So, I am circling back to Occupy Wall Street and the IT workers. We are all grabbing as much as we can. We are all self-interested. Let’s not deny that this is the case. What we need to do is find a way to be for our own self-interest while also looking out for the self-interests of others. The mad grabbing and name calling will not work out in the end. I think that there is some kind of “selfishness” that is a bad thing. But, it has to be more than just looking out for your own self-interest because that is unavoidable. Selfishness has to go deeper and more insidious. Selfishness must me grabbing so that no one else can have any and totally denying that my grabbing won’t have larger social implications or caring about those larger social implications.
I have said much about selfishness without bringing it into the theological or religious arena. Some must be wondering, “where is the Scripture quoting and theological language about selfishness?” That is where we get the idea that selfishness is bad isn’t it? Scripture? Certainly, it is. Much of the discussion of selfishness and money comes form Jesus himself. In the Sermon on the Mount in Matthew 6, Jesus says, “No one can serve two masters, for either he will hate the one and love the other, or he will be devoted to the one and despise the other. You cannot serve God and money.” Moreover, you do not need a prooftext to realize that the purpose of Jesus life was to lay down his life humankind. This example is clear, we should not just look out for ourselves. While, I am not going to exegete all of this, I think that the interesting part in the whole discussion is just before the previously quoted verse. Jesus discusses storing up for yourselves “treasures in heaven.” Jesus does not spell out exactly what he has in mind. However, it is clear that Jesus knows that incentive drives behavior. He does not say, “do not seek out treasure or reward, or any self-interest.” He wants us to have self-interest. Not self-interest that grabs at the complete expense of others. Self-interest that looks out for the interest of others. In the broader context, the Sermon on the Mount is primarily about looking out for other people. This is probably what Jesus has in mind for treasures in heaven, although it is not made explicit.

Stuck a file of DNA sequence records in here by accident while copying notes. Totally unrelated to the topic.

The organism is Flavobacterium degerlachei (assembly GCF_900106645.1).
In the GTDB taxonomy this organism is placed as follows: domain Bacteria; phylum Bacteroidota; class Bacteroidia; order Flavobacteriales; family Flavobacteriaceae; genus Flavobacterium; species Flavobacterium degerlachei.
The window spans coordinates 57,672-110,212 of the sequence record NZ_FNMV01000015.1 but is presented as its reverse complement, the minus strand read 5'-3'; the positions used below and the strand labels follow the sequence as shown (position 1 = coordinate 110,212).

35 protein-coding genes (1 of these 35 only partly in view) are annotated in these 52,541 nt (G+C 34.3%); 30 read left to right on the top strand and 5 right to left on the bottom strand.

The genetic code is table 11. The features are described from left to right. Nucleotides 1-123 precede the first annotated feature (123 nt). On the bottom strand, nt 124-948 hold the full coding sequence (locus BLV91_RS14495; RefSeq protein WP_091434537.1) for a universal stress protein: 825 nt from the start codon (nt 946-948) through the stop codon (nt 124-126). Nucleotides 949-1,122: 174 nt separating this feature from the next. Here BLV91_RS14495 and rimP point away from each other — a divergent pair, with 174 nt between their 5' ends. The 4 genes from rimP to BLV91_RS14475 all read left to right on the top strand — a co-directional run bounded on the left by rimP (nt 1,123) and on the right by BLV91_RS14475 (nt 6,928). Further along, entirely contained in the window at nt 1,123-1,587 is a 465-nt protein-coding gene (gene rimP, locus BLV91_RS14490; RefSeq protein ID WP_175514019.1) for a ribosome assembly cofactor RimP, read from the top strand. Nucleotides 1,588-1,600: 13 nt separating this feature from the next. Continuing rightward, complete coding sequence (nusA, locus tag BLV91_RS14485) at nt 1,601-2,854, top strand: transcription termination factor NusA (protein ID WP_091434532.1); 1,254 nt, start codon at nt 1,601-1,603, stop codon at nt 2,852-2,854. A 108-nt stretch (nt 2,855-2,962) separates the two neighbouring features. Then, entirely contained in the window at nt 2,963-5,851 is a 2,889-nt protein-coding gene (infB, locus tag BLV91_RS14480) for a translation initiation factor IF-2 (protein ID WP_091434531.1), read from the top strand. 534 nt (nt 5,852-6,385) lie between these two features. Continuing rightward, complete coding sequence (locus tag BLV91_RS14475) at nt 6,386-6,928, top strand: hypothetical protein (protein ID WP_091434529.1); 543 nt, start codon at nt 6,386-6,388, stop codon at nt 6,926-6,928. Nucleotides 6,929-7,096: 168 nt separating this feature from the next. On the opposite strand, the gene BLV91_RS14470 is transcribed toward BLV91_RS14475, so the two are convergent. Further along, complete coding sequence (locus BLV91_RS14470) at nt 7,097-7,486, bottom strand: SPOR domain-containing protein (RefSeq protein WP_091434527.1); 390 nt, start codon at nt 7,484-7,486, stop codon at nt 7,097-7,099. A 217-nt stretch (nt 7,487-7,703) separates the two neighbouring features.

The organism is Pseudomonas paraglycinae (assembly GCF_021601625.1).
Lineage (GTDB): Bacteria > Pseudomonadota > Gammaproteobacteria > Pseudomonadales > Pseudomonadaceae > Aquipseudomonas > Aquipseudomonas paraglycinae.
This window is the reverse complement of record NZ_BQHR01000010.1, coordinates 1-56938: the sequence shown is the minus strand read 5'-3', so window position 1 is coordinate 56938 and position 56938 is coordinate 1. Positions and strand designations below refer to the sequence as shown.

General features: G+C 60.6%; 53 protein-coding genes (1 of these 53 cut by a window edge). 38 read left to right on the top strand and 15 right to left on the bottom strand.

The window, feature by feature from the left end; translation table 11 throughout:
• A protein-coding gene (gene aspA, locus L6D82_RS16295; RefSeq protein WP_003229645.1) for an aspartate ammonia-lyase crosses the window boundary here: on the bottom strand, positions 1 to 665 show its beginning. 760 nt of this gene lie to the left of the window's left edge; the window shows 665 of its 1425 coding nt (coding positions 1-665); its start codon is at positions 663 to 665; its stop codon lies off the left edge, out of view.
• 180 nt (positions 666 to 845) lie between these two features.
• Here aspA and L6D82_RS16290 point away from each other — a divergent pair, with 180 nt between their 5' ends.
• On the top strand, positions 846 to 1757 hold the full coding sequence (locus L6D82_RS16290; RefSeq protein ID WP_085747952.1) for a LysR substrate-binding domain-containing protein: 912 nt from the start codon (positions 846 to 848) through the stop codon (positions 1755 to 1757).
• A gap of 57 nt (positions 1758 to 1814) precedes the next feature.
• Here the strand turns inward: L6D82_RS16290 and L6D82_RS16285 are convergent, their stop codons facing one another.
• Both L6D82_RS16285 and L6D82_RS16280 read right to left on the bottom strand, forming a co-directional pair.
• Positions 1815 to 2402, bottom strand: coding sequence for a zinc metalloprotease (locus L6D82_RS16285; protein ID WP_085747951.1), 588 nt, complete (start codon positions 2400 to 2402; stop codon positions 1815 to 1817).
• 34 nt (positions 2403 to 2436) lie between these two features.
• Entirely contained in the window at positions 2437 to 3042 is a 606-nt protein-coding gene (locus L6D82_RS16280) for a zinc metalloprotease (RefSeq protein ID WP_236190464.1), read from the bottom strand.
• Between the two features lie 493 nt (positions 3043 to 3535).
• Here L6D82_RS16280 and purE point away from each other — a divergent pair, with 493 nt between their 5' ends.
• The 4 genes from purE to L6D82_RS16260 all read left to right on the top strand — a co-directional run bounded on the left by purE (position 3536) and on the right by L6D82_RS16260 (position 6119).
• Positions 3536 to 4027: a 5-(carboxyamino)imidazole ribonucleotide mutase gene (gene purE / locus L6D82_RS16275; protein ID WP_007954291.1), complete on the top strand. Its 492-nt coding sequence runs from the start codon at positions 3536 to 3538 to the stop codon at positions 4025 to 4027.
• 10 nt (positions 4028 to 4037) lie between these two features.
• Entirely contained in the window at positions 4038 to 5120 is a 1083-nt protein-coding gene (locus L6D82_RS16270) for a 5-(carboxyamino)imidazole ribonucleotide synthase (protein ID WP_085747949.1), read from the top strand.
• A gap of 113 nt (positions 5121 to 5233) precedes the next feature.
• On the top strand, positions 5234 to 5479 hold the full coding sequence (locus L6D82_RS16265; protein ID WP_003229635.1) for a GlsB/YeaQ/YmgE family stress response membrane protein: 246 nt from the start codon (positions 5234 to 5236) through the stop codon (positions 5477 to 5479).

I think that Paul sums it up nicely when he writes, Phillipians 2:4 – “Let each of you look not only to his own interests, but also to the interests of others.” What I am arguing for is really nothing new. I am not saying St. Paul could have foreseen what is going on in today’s society, but the injunction seems particularly apropos. And, let’s be clear. The people who have failed to look out for the interest of others, are NOT just Wall Street bankers or CEOs. People signed up for the mortgages that they should have known they could not pay for. Our ENTIRE society is at fault for what is going on here and it will take much more cooperation to rebuild it then what I have seen is going on.
Sorry that was so long. Bonbons for those who finished! Although I doubt there were any! Let me know if you did!